The modern world is filled with perfumes, colognes and deodorants that have changed the olfactory landscape. I would presume that to foreigners, we Filipinos could smell like adobo or sinigang or bagoong. Josephine Craig, sister of the historian Austin Craig, came to the Philippines as a schoolteacher early in the 20th century and in one of her letters home she provides us with what may be the only account I know that documents the Filipino smell: “You may have heard of a brown taste in one’s mouth—Manila has a decidedly brown smell, so I am extra glad that we shall live in a part of the city well aired by sea breezes.”
Craig might have been racist, but what is this brown smell? On her trip from Manila to Calapan that she described as “rough and smelly,” she added copra and coconut to her catalogue of Philippine smells and other “stenches to be avoided.” Her description of the general atmosphere during the Misa de Aguinaldo in Calapan was “very odiferous.” One of her complaints was about Filipino lavanderas (washerwomen) who supposedly returned her clothes tattered “and with an unspeakable odor.”
There is much historical and ethnographic material to keep an anthropologist busy defining not just the concepts of fragrant and foul to a Filipino but also, more importantly, how our smell (what delights or repels us) defines who we are. Smell just might be one way to catch that elusive thing we call national identity.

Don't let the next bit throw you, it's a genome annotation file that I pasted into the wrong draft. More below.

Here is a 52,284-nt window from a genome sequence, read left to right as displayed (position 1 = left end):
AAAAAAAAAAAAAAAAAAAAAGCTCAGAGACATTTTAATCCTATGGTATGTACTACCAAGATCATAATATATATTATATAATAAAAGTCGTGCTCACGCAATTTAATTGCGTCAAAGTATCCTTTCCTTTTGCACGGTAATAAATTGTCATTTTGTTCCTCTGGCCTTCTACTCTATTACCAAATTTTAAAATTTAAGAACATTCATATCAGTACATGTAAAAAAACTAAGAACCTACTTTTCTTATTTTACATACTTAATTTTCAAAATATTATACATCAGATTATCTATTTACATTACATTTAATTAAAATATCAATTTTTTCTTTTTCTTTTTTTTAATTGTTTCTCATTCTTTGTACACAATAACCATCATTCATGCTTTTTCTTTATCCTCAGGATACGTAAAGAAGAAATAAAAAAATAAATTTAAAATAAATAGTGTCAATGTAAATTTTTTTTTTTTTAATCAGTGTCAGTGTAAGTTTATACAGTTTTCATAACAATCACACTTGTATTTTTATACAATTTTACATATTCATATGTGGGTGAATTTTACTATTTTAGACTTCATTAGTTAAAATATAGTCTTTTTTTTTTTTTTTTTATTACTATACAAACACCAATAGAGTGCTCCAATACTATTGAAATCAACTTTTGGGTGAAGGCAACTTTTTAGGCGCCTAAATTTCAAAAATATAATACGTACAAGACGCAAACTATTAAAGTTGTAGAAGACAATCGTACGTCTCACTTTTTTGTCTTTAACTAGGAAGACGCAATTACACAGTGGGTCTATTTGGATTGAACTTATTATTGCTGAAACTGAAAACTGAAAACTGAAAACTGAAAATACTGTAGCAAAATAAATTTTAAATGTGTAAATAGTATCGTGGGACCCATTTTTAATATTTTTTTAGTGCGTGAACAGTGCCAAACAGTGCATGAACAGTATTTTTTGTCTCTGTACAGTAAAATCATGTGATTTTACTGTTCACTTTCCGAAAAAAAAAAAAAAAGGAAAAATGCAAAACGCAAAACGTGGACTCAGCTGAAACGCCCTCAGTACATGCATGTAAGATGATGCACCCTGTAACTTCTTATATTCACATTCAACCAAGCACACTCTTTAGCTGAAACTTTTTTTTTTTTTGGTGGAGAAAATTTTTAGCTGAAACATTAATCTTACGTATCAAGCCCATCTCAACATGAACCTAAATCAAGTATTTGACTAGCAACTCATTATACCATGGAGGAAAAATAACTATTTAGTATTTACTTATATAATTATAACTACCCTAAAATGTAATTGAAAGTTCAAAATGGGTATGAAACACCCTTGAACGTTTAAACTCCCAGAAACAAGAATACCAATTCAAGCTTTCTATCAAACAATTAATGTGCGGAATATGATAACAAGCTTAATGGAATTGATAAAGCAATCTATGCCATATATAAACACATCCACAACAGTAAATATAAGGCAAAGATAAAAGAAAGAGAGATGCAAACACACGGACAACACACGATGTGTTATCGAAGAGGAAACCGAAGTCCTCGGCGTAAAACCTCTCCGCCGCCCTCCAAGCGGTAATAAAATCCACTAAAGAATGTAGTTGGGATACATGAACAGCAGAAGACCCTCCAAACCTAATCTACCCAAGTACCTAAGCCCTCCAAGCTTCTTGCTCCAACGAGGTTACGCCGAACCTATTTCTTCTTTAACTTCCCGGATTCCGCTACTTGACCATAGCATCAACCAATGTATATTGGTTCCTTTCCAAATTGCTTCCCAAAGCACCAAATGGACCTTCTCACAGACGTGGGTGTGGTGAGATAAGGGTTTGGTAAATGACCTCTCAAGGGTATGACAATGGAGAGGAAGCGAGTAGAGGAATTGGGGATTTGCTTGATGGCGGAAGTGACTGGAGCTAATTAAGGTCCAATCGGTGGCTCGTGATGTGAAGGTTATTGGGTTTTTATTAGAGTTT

* * *
Comments are welcome at aocampo@ateneo.edu.

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EHEANNULLIERUNG AUF DEN PHILIPPINEN? Marriage annulment in the Philippines?

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FALSCHE PHILIPPINISCHE DOKUMENTE? Clerical Errors in your Philippine Documents?

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the only certified and licensed agency based in Davao City/Mindanao/Philippines with business permit plate No. 39803.

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We're connected with all important Philippine and Germany authorities.